Susan Swaim at Faithful Friends Animal Sanctuary received a call from Rowan County Animal shelter recently. "I have two special American heroes here," Swaim remembers hearing. "I think you're going to want to see them."
Swaim is operation manager at the North Carolina based-rescue and mother to a U.S. Marine corporal who served in Afghanistan. She listened to the story of Sgt. Woody and Sgt. Raka, a pair of retired Army dogs, and knew she had to help. "I'll be there in five minutes," she told the shelter.
Sgt. Woody and Sgt. Raka detected bombs and explosive materials when they were overseas in Iraq. The two golden Labrador Retrievers had several tours of duty before they retired two years ago.
"There's no telling how many lives these dogs saved while they were over there, and they deserve the best in their retirement years," said Swaim. "And that's what we're going to make sure they get."
To look at the pair now, playing with each other and chewing stuffies, it's hard to see that they are combat veterans. Sometimes their training comes through, like when Swaim observed them search a car in the parking lot the day they arrived at the shelter.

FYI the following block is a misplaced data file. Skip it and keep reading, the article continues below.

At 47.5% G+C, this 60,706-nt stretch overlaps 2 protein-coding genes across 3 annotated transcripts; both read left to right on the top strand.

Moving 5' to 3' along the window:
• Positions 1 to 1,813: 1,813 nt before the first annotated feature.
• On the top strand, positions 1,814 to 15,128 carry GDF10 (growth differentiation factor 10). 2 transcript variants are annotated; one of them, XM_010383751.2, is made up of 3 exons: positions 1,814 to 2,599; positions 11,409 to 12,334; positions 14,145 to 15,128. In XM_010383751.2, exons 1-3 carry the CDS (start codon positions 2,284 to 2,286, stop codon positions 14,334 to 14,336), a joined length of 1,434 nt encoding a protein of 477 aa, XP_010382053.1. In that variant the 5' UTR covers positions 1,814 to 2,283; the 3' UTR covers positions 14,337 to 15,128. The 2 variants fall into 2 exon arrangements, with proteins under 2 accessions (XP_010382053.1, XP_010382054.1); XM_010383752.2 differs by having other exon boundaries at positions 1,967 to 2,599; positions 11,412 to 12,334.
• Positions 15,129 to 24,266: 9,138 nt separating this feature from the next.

From what Swaim was able to piece together of the dogs' backstory, they served in Baghdad. They likely served four or five tours and had several different handlers. One day, towards the end of their service, Woody was out on patrol and Raka was locked in his kennel, the building where the dogs were housed caught fire. Several dogs died in the fire, but Raka was saved, although now suffers post traumatic stress syndrome, which is being treated.
Shortly after the fire, both dogs were retired. A veterinary technician who cared for the dogs, paid for the dogs to be shipped home with her. Her mother took the dogs into her home but recently fell upon difficult financial hardship and had to give them up, as her daughter had been reassigned and could not take the dogs either. "It's rare for canine veterans to end up in an animal shelter," Swaim said.
Ideally, Faithful Friends would like to reunite the dogs with a soldier who was the dog's handler in Iraq. But if they can't find a handler, they will open adoptions up to the public. So far, they have had a flood of applications, with several of the top candidates having served in the U.S. military. A few have promised to even give the dogs up should any of the the dogs' original Army handlers step forward.
"They really want to provide the best they can for the dog," Swaim said of the candidates. "It's not about 'I want a Katrina dog,' or 'I want a bomb-sniffing dog.'"
Whomever ends up adopting Raka and Woody will be a fortunate guardian. The dogs have amazing personalities, are well-trained, are well-looked after and are "incredibly social," Swaim said.
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